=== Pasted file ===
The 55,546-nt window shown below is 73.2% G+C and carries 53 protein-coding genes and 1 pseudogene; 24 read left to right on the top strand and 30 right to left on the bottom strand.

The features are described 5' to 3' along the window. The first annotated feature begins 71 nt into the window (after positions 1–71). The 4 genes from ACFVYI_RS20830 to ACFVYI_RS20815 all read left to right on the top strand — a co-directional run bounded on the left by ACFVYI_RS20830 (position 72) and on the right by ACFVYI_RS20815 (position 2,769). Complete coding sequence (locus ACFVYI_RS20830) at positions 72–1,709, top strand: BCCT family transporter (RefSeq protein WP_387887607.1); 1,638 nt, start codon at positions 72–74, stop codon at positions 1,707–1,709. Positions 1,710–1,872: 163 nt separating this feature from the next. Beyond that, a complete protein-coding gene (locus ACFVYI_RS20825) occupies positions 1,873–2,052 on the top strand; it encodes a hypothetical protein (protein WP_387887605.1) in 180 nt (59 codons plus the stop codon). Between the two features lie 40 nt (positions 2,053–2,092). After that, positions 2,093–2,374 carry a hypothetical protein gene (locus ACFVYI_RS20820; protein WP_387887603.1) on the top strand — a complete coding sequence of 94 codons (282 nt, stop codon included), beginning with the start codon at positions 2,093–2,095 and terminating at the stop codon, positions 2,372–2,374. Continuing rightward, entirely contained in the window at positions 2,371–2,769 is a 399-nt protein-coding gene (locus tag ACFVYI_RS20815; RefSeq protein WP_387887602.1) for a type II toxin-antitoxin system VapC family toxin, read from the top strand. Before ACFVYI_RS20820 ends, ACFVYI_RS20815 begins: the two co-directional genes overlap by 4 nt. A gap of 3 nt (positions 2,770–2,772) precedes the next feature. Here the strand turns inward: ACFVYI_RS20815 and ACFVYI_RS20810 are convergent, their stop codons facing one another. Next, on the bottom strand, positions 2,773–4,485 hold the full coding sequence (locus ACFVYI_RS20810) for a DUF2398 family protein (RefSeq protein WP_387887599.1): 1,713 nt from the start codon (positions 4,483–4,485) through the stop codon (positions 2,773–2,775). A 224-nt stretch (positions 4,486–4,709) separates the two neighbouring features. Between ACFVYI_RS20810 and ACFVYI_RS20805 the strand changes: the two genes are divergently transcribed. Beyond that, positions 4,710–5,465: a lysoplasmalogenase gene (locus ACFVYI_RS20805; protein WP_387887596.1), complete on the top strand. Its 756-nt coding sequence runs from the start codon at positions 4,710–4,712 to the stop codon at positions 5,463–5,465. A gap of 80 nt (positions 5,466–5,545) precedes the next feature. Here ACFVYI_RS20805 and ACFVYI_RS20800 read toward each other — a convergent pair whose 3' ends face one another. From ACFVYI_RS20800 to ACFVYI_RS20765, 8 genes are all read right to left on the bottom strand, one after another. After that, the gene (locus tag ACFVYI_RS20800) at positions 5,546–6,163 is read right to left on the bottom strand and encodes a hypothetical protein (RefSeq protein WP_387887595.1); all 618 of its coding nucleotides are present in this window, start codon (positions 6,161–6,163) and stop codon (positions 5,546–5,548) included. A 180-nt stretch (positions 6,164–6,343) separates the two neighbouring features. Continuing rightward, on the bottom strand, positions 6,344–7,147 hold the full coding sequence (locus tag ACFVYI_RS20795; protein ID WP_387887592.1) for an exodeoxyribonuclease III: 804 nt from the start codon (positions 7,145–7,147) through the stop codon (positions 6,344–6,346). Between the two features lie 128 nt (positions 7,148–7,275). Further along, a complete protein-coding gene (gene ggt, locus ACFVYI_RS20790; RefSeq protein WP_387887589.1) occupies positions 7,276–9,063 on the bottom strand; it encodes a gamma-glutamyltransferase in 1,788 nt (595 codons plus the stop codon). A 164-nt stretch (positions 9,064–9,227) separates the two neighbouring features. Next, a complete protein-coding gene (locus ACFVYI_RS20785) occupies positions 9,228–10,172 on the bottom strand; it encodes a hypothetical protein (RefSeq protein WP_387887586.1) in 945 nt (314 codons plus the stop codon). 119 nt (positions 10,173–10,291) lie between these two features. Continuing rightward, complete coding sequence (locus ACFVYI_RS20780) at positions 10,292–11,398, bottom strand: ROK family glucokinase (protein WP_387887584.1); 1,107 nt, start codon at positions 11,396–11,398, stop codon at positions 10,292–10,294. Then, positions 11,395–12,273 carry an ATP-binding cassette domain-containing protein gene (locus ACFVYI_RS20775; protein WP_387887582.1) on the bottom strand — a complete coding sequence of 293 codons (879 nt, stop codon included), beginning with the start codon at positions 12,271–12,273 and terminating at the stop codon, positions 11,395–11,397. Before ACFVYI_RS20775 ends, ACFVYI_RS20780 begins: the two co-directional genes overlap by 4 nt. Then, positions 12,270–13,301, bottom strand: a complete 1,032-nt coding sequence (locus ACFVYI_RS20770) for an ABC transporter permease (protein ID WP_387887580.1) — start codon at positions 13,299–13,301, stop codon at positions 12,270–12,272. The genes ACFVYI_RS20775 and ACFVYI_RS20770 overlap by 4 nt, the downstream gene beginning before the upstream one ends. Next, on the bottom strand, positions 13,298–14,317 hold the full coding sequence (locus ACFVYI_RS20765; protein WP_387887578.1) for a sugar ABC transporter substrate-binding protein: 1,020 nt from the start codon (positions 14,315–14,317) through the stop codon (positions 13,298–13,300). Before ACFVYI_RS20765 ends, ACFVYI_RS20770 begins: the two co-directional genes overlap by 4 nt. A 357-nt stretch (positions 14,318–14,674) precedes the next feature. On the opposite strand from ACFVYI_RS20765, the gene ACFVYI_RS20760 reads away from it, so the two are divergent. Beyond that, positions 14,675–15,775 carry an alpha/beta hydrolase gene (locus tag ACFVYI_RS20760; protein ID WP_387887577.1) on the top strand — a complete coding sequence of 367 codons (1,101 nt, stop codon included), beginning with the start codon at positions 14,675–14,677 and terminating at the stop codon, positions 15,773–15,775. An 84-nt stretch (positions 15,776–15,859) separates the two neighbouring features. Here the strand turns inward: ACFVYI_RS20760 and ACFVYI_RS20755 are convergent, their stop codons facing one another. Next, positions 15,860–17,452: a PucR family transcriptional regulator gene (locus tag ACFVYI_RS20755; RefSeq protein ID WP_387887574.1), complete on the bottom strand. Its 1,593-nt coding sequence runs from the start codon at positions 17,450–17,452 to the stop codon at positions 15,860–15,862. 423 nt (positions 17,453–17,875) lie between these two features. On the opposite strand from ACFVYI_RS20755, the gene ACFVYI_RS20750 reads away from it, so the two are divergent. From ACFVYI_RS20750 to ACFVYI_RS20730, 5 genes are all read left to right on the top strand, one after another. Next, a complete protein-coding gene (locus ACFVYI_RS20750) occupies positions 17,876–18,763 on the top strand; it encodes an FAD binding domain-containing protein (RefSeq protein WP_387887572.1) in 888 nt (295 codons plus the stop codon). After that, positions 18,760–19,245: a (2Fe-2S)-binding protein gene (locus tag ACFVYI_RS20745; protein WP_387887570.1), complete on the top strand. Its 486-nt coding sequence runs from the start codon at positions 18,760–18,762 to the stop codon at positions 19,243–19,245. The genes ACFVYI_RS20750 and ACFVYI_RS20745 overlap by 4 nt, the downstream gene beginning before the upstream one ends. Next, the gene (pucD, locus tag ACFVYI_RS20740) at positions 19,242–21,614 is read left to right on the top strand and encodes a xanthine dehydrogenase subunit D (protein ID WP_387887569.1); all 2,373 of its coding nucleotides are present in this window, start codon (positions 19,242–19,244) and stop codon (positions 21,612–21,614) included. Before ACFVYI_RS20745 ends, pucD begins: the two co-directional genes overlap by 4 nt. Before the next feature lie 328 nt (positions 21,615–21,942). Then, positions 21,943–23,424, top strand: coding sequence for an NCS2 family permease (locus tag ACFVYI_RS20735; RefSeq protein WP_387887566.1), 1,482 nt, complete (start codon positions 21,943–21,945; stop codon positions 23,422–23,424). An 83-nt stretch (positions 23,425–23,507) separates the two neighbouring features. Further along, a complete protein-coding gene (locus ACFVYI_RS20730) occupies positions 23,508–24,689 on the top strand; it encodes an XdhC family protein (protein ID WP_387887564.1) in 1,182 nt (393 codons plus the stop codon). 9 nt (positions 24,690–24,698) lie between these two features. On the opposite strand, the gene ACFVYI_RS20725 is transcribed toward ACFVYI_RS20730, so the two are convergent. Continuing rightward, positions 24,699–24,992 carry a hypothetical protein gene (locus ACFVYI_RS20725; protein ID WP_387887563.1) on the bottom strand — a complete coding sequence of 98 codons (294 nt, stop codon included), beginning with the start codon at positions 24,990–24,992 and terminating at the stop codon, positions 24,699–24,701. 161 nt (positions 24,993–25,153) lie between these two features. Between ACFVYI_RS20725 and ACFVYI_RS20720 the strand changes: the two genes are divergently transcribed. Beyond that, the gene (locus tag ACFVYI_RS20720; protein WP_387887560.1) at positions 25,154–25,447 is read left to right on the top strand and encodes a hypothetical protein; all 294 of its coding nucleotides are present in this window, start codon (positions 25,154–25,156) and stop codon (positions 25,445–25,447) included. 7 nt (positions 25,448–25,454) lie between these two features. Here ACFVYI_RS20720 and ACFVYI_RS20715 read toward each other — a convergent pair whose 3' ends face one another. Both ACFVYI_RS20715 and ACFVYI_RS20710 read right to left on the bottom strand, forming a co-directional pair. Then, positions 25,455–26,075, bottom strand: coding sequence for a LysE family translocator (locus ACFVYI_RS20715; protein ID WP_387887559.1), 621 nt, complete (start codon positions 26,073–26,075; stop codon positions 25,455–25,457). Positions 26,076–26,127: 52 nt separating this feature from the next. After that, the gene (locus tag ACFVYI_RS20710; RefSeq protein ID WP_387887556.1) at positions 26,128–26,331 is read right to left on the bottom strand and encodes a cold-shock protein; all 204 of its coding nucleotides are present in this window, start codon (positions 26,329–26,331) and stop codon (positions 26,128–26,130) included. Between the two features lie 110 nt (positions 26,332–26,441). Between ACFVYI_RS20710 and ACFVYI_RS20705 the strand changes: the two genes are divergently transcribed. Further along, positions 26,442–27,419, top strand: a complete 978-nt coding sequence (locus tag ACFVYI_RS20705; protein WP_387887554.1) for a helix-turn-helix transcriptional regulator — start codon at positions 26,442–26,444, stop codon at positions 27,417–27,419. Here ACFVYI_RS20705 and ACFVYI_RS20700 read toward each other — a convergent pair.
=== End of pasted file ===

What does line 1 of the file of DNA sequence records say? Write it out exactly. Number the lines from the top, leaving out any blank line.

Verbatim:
The 55,546-nt window shown below is 73.2% G+C and carries 53 protein-coding genes and 1 pseudogene; 24 read left to right on the top strand and 30 right to left on the bottom strand.